Musk did not have these luxuries in 2002, when he started SpaceX. He had made more than $200 million from the sale of PayPal, which he co-founded and sold to EBay, but Musk had to split that money among SpaceX, Tesla Motors, and then SolarCity. To keep SpaceX going, Musk had to quickly build the company into a global player in the aerospace industry, battling government-backed launch companies in Russia, China, Europe, and the U.S. These pressures almost destroyed SpaceX in the early days, but they had the added benefit of pushing the company to advance its technology at a quick clip. SpaceX has since completed about 20 successful missions and has a backlog of flights valued at several billion dollars.
Perhaps because of these different approaches, Musk has been known to hurl barbs at Bezos. SpaceX and Blue Origin, for example, fought at one point over access to a NASA launch pad. At the time, Musk told SpaceNews that Blue Origin “has not yet succeeded in creating a reliable suborbital spacecraft, despite spending 10 years in development. If they do somehow show up in the next five years with a vehicle qualified to NASA’s human rating standards that can dock with the Space Station, which is what Pad 39A is meant to do, we will gladly accommodate their needs. Frankly, I think we are more likely to discover unicorns dancing in the flame duct.”
SpaceX and Blue Origin have also squabbled over the poaching of employees. At one point, SpaceX set up an e-mail filter to look for anyone receiving an e-mail with “Blue Origin” in the text, and its employees regularly refer to the competitor simply as “B.O.,” as I wrote in Elon Musk: Tesla, SpaceX, and the Quest for a Fantastic Future, my biography of Musk. The SpaceX CEO has taken exception, as well, to Blue Origin’s attempts to patent the reusable rocket technology, giving rise to one of the more memorable quotations in the Musk canon: “There’s no chance whatsoever of the patent being upheld because there’s five decades of prior art of people who proposed that six ways to Sunday in fiction and nonfiction,” Musk told me for the book. “It’s like Dr. Seuss, green eggs, and f---ing ham. That’s how many ways it’s been proposed. The issue is doing it and, like, actually creating a rocket that can make that happen.”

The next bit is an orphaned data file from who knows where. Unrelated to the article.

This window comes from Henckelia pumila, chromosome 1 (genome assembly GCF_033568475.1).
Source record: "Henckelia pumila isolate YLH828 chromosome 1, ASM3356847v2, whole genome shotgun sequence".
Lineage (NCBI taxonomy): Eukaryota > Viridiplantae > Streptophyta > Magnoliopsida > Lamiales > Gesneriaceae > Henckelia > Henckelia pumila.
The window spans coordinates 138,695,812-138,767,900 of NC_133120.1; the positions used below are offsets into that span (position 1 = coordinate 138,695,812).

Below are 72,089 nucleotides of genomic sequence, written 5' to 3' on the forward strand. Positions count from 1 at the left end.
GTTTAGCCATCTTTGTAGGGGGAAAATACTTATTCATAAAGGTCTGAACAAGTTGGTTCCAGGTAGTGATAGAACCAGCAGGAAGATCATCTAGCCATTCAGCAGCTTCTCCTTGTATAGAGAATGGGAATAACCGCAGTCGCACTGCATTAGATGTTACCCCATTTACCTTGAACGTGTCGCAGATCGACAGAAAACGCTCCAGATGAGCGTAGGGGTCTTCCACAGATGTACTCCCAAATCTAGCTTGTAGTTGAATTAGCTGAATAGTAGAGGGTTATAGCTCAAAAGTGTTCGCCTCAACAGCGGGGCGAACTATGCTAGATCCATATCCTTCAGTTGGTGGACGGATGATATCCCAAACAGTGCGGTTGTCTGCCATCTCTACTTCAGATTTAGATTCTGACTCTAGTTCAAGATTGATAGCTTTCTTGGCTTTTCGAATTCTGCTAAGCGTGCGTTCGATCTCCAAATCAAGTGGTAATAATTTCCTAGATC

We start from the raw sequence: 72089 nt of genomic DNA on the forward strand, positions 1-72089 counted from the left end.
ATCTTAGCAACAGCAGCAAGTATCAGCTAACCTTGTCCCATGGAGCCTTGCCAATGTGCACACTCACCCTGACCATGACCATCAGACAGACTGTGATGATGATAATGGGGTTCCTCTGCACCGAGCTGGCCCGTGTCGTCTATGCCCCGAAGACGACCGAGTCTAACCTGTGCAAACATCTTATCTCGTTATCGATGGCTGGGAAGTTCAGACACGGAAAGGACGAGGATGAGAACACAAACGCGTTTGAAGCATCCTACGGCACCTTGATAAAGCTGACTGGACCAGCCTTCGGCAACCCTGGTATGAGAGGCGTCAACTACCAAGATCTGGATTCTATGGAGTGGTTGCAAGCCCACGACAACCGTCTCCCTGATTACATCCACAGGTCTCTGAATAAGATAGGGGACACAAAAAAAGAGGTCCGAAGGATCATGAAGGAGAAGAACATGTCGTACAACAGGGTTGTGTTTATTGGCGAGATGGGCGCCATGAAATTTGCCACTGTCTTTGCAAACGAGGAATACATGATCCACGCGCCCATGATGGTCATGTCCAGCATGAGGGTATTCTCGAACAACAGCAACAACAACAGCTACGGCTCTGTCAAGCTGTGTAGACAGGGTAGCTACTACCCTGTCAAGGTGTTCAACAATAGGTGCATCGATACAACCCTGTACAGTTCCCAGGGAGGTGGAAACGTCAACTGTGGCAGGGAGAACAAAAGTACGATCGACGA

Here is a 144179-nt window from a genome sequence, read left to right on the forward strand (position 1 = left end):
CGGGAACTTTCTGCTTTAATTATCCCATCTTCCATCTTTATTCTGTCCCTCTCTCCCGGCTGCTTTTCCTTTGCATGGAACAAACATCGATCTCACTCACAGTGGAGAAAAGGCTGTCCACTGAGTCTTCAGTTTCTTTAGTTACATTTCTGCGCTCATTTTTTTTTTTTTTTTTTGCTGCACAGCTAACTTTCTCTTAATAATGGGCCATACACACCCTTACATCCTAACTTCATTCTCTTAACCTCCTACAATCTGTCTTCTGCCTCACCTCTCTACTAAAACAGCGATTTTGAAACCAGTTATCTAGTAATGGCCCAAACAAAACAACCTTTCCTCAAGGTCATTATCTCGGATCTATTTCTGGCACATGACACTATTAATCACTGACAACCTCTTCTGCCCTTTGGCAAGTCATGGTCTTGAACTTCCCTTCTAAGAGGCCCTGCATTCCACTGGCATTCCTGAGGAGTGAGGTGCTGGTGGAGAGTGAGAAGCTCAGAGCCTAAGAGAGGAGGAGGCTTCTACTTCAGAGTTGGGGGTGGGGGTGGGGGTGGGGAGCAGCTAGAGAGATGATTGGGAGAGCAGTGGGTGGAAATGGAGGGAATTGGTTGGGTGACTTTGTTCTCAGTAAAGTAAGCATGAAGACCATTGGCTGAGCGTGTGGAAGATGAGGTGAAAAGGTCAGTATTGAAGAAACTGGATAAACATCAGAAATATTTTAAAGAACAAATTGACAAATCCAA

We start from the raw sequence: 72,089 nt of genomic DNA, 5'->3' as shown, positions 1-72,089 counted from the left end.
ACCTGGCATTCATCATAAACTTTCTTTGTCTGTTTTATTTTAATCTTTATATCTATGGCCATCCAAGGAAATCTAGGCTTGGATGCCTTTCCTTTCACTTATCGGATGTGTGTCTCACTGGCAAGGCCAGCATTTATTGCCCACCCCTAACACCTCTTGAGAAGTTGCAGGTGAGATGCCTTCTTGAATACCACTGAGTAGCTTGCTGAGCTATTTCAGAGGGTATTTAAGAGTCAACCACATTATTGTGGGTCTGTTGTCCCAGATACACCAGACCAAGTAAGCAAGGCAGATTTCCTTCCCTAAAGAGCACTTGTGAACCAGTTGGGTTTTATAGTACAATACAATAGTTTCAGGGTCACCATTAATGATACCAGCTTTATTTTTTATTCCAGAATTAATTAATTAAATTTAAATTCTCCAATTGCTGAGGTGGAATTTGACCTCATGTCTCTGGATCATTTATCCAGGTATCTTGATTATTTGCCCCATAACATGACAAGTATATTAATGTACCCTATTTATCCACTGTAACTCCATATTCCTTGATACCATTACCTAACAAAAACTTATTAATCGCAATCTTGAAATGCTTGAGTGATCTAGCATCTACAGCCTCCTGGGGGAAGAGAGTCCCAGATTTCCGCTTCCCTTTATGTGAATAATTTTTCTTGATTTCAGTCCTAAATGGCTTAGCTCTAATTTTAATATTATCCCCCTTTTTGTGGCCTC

Their engineering spats aside, SpaceX and Blue Origin have opened up the potential for incredible advancement in the space industry. The traditional aerospace players had shown almost no interest in pursuing reusable rockets until these upstarts came along. Now every major launch provider has fired up a research project or started talking about reusable rockets again, knowing that they may well need such technology to remain competitive.
The two startups have also proven that billionaires with sci-fi dreams really can compete with government-backed companies blessed with tremendous funding and decades of experience. Previous rich-guy space enthusiasts, such as Andrew Beal, had runs of success but never managed to emerge as real launch competitors. It now looks as if the U.S., having gone from dominant to becoming utterly uncompetitive in the global launch market, has the two most promising space startups in the world and will perhaps be the leader in the aerospace industry. All thanks to an online bookseller and that PayPal guy.